Energy is the ability to do work or cause change.
There are two kinds of energy – kinetic energy when something is moving, and potential energy, which is energy that is stored and ready to be used.
All objects have potential energy or stored energy if they are placed in a certain position.
For example, if an egg is teetering on a spoon held above the ground, it has potential energy because it could fall.
If the egg were in a carton and safely put in the fridge, the egg would not have potential energy.
If an arrow is placed in a bow and the string is pulled back as far as it can go, the arrow has potential energy.
If the arrow is left on the ground however, it has no potential energy.
When an object is safe from being changed, it is said to be in its equilibrium position and it has no potential energy.
There are various kinds of potential energy but the most commonly referred to in physics are gravitational potential energy and elastic potential energy.
Let’s look at both of these!
Gravitational potential energy
This is the stored energy in an object according to its vertical position or height.
Gravity is acting on the object and this energy depends on the size of the object and the height of the object.
Two things cause the potential energy to change (increase or decrease).
- The larger the object the greater the mass – and the greater the potential energy.
- The greater the height at which the object is above ground, the greater the potential energy.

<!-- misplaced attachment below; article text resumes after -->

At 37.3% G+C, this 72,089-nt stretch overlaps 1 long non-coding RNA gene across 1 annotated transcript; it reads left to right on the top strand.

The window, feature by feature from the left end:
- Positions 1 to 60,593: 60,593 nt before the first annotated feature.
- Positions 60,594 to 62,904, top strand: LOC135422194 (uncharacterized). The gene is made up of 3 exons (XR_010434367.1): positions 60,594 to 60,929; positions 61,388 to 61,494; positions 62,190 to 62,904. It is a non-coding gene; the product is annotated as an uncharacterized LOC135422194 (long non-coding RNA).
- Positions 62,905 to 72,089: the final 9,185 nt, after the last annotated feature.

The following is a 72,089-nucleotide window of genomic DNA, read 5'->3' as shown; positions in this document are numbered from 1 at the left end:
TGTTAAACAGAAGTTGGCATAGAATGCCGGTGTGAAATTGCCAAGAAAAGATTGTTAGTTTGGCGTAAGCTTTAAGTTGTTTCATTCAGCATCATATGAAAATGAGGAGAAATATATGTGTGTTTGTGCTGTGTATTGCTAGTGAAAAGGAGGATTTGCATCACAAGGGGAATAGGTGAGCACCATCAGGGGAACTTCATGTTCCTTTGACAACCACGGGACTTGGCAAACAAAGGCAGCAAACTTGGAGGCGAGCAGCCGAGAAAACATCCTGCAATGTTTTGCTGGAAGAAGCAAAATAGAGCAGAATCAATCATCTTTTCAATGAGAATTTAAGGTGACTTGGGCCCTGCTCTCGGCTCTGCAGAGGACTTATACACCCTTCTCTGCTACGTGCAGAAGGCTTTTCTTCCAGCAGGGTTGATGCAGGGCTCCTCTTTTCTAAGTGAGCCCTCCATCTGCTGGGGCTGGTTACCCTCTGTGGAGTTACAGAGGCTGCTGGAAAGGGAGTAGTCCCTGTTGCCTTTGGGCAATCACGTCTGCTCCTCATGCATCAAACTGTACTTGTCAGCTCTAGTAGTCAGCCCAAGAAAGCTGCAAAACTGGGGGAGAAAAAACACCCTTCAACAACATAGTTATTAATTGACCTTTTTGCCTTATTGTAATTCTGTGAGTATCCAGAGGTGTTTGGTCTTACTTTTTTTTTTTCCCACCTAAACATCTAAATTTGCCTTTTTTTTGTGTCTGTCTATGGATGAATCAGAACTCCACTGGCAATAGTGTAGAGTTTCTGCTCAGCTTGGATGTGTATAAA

If a baseball is held 5 feet above the ground, it has a certain amount of potential energy.
But if a bowling ball is held 5 feet above the ground, it has more potential energy than the baseball.
If we have two bowling balls that weight the same and one is held 3 feet above the ground and the other is held 10 feet above the ground, which one has more potential energy?
Yes, of course – the one that is highest above the ground.
Elastic potential energy
This is the energy stored in something that has elasticity, where the object can stretch and compress.
Balloons, rubber bands, bungees and trampolines all have elastic potential energy.
The extent to which the object can stretch determines the amount of elastic potential energy. The greater the potential stretch, the greater the amount of elastic potential energy.
There’s a special law that pertains to springs. It is Hooke’s Law and it says if a spring is not stretched and it is not compressed, then it does not have any elastic potential energy.
Instead, it is at an equilibrium position.
Springs have a special way of storing elastic potential energy.
Some force is needed to compress the spring and when the force is removed, it bounces back to its equilibrium position.
Potential Energy Quiz
- What are two kinds of energy?
- Does a book lying on the floor have potential energy?
- What does gravitational energy depend on?
- Which has greater potential energy: a marshmallow held 5 feet above the ground or a stapler held 5 feet above the ground?
- Name two things not in the article that have elastic potential energy.
- Energy is either kinetic or potential.
- No, it is in equilibrium and has no potential energy.
- Gravitational energy depends on the size and height of the object.
- The stapler has greater potential energy.
- A balloon blown up and a pogo stick.